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« on: September 04, 2011, 05:31:10 PM »

As some of you know, I decided to enroll in the Motorcycle Service Tech program at Washtenaw Community College. It's weird - I work all day teaching classes at Albion and then ride quickly to class to listen to someone else do the teaching at night.

I'll use this thread to keep folks updated occasionally on my progress. From time-to-time there might be opportunities for you to give me some practice, so I'll keep this in Region-4 for that reason.

Week 1: Good so far. Instructors REALLY know their stuff (and they can teach as well). The lead instructor for my first course ran many service departments, including some of the most productive in the country. You can see why - the guy is amazingly well-organized and he knows bikes and people.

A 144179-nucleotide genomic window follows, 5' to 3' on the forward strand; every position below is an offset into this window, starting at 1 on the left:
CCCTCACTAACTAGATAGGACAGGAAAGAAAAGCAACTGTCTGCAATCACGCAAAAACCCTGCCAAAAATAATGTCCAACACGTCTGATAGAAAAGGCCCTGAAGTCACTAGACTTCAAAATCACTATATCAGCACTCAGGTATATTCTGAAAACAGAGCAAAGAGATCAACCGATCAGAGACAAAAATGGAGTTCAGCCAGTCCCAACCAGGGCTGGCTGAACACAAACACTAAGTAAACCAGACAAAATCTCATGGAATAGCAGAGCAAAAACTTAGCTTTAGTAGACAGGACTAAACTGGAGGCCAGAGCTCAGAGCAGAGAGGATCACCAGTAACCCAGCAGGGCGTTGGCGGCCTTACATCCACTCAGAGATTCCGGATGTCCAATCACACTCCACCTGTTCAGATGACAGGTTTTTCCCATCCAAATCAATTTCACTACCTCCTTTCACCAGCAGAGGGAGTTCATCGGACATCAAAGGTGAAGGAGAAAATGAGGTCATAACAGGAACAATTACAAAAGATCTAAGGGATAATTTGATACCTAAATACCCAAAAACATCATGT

Things I'm looking forward to.....

The shop is amazing. They have the best equipment available - tons of lifts, new paint booths, welding equipment, and a massive machine shop than can do pretty much anything you want to an engine. The coolest setup is the dyno room. It has a massive separate room for air treatment (which costs many times what the dyno did) so the wind blows 25 mph through the dyno room during testing - removing the need to alter the exhaust flow on bikes by putting venting on the pipes; you can alter room pressure to simulate altitude changes, various temperature changes, etc.).

From the sounds of it, my first class is basic maintenance stuff and learning how a shop works. Other classes cover everything from electrical work to custom fabrication (no OCC stuff here - these guys make their own frames, lace their own wheels, etc.) They also seem to like building bikes that go very, very fast (there are turbos and nitrous kits lying around everywhere).

The program walks the line between Harleys and metric bikes. We will work on both.
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« Reply #1 on: September 04, 2011, 06:05:14 PM »

 :popcorn:   Thumbsup
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« Reply #2 on: September 04, 2011, 07:09:36 PM »